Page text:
Not Seth Maxwell. Thirst Project, which he is the founder of, is a well-oiled machine, a transparent, proactive, true non-profit. As the hot African sun beat down on us, Seth patiently aswered any questions that came to my mind. We’d found this village by accident. We’d been on the riverbank collecting footage of villagers who already had a well that Thirst Project built when we noticed a group of about ten to twelve unsmiling children staring at us from the woods. They’d come to collect water, and we were all wondering why they were still collecting water from the murky river when there was a perfectly good well nearby that we’d just been to. As it turns out, these were children from another homestead, which I came to interpret as a village. Their homestead wasn’t able to use the well because it was too far away compared to the closeness of the river. This unexpected encounter led us to follow these children through black mamba-laced paths so we could talk to their elders about possibly building them their own well. You know that statistic I mentioned about how more people have cell phones than they do clean water? I saw the bright side of that statement in action when one of the elders used her mobile to make a call to someone who knew the approximate number of people in this region who could use a well. 500-600, we found out. “So they qualify for a well then, right?” I asked Seth, who had told me that mid-hundred-and-up figure populations got priority. “Yes,” he said, glancing up at me with a smile as he continued to jot down notes on his iPhone. So, it’s looking like they’ll get a well in about a year or so. First, I learned from Seth, the total homestead population needs to be verified. Secondly, hydrogeologists need to come and assess the area to pick exactly where the well would be best built, given the soil and the distances of all the homesteads who will use it. Then the real activity starts. Forgive me for not being able to accurately recap all the nitty gritties of this crucial step; engineering lingo was never my strong suit. The final result, regardless, is clean, drinkable water. Apparently AIDS isn’t the biggest killer in Africa; it’s waterbourne illnesses that HIV leaves peoples’ immune systems vulnerable to.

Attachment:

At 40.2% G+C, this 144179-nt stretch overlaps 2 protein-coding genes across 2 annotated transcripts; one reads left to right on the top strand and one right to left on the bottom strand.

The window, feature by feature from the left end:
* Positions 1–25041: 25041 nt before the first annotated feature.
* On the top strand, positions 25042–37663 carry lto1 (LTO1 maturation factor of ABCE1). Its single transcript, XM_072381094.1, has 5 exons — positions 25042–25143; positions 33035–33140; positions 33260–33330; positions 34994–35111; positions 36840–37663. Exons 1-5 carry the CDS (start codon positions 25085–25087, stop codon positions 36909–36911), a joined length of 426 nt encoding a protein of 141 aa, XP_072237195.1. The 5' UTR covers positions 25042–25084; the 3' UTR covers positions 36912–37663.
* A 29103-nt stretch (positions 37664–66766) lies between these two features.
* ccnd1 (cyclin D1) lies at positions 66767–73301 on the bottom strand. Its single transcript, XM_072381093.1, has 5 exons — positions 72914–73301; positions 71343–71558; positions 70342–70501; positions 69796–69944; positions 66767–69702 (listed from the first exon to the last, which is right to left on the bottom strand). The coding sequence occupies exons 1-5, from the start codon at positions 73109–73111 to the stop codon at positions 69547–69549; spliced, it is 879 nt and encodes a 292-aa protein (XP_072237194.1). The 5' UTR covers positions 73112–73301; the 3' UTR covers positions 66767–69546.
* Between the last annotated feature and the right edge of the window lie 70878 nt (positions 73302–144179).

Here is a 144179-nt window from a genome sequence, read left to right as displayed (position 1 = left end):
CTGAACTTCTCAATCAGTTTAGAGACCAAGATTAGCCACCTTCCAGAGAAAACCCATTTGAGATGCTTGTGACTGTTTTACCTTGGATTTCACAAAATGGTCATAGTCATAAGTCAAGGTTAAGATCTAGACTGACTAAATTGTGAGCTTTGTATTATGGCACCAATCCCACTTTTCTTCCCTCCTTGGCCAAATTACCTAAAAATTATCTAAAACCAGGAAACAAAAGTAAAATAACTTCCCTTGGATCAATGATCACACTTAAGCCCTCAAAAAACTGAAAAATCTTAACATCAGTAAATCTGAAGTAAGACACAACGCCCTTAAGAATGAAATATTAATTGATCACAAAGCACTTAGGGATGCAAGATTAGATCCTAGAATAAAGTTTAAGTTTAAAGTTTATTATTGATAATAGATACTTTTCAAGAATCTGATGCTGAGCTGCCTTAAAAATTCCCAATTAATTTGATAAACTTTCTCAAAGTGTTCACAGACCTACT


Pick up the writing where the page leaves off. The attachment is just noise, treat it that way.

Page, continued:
Now, I don’t think of myself as an advocate or activist of any kind. I don’t like publically associating myself with organizations for many reasons, mainly because I don’t like making statements that will provoke hypocrisy accusations. (Hypothetical example: publically supporting PETA while driving in a car with a leather interior.) Yes, I’m a hypocrite. We all are. I just don’t like the redundant drama of being publically provoked into defending my hypocrisy, so like all things in my life, I try to pick my battles carefully. Anonymous giving is the way to go for me, because I think it helps keep me pure. When I give anonymously, I don’t have to question if my motives are really just to look good to others, to have bragging rights, to keep up a public image of being a generous celebrity… (Hell, I’m not even a celebrity, but for the fans I have, I care about what messages I put out that may instigate elaboration.) Giving anonymously is simultaneously selfish, because I also don’t want to be quesitoned. Interviews on abstract topics are positively dreadful to me, as I’m horrible at coming up with sound bytes because my thoughts and speech are often non-linear, particularly about things I care about. When I went to Thirst Project’s fund raising gala this past spring, I didn’t intend for it to be known that I was donating to help fund a well. But it became known, so I rolled with it, and in this case I’m glad I did because now I’m getting to share with you my experiences in Swaziland.

K, I’m going to do something I don’t normally do and add that if you want to donate to Thirst Project, go here. (I’ve always hated asking for money, whether it was by selling Girl Scout cookies or doing a marathon walk for some disease.) I respect and love that we are all passionate about different causes, so if you’ve maxed out your donation budget someplace else, even if that someplace is yourself, I get it. However, if you are inspired to learn more about Thirst Project and you’d like to help them make more wells, please visit their website. Any money you donate goes directly to building wells. The overhead costs, such as administration, merchandise, etc., are already covered by separate donations. That was the tipping point that got me to donate in the first place, and what I donated went straight to a well that is in the process of being built in Uganda, which I’m excited to visit one day. And if you yourself might one day like to go on a Thirst Project adventure like the one I’ve been describing, email them about opportunities to volunteer and learn more. I like seeing my money in action, so might you. Besides getting to interact with people in another culture who will remind you of how different-yet-the-same we are as humans, if you go to Swaziland you might also get to see the five-legged elephant yourself. You know, to shake off all the depression the Third World can leave you with.